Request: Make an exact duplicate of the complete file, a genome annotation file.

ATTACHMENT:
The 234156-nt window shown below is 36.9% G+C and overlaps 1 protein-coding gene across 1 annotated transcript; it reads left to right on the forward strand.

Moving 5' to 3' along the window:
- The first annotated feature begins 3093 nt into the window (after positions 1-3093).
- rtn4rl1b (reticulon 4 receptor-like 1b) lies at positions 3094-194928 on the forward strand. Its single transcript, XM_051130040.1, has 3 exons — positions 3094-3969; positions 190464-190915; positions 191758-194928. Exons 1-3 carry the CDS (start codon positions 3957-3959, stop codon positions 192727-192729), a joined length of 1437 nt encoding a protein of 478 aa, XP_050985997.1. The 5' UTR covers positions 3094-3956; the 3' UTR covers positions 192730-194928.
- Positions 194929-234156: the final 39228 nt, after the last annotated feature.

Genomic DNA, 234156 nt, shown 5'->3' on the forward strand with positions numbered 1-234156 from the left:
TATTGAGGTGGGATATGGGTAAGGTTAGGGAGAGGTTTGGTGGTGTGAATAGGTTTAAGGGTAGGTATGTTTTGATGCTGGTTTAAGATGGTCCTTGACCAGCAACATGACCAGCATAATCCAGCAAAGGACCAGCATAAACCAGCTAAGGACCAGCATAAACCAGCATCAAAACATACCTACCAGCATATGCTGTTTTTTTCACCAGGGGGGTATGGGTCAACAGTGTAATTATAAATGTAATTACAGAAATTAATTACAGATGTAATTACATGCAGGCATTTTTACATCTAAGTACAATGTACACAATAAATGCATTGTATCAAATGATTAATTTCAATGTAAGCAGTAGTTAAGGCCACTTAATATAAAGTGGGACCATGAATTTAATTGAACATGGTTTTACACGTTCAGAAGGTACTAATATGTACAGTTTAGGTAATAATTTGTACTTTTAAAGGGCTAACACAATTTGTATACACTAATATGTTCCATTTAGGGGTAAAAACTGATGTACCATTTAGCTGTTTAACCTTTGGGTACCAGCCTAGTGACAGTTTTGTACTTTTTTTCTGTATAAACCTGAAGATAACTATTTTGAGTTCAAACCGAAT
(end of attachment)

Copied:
The 234156-nt window shown below is 36.9% G+C and overlaps 1 protein-coding gene across 1 annotated transcript; it reads left to right on the forward strand.

Moving 5' to 3' along the window:
- The first annotated feature begins 3093 nt into the window (after positions 1-3093).
- rtn4rl1b (reticulon 4 receptor-like 1b) lies at positions 3094-194928 on the forward strand. Its single transcript, XM_051130040.1, has 3 exons — positions 3094-3969; positions 190464-190915; positions 191758-194928. Exons 1-3 carry the CDS (start codon positions 3957-3959, stop codon positions 192727-192729), a joined length of 1437 nt encoding a protein of 478 aa, XP_050985997.1. The 5' UTR covers positions 3094-3956; the 3' UTR covers positions 192730-194928.
- Positions 194929-234156: the final 39228 nt, after the last annotated feature.

Genomic DNA, 234156 nt, shown 5'->3' on the forward strand with positions numbered 1-234156 from the left:
TATTGAGGTGGGATATGGGTAAGGTTAGGGAGAGGTTTGGTGGTGTGAATAGGTTTAAGGGTAGGTATGTTTTGATGCTGGTTTAAGATGGTCCTTGACCAGCAACATGACCAGCATAATCCAGCAAAGGACCAGCATAAACCAGCTAAGGACCAGCATAAACCAGCATCAAAACATACCTACCAGCATATGCTGTTTTTTTCACCAGGGGGGTATGGGTCAACAGTGTAATTATAAATGTAATTACAGAAATTAATTACAGATGTAATTACATGCAGGCATTTTTACATCTAAGTACAATGTACACAATAAATGCATTGTATCAAATGATTAATTTCAATGTAAGCAGTAGTTAAGGCCACTTAATATAAAGTGGGACCATGAATTTAATTGAACATGGTTTTACACGTTCAGAAGGTACTAATATGTACAGTTTAGGTAATAATTTGTACTTTTAAAGGGCTAACACAATTTGTATACACTAATATGTTCCATTTAGGGGTAAAAACTGATGTACCATTTAGCTGTTTAACCTTTGGGTACCAGCCTAGTGACAGTTTTGTACTTTTTTTCTGTATAAACCTGAAGATAACTATTTTGAGTTCAAACCGAAT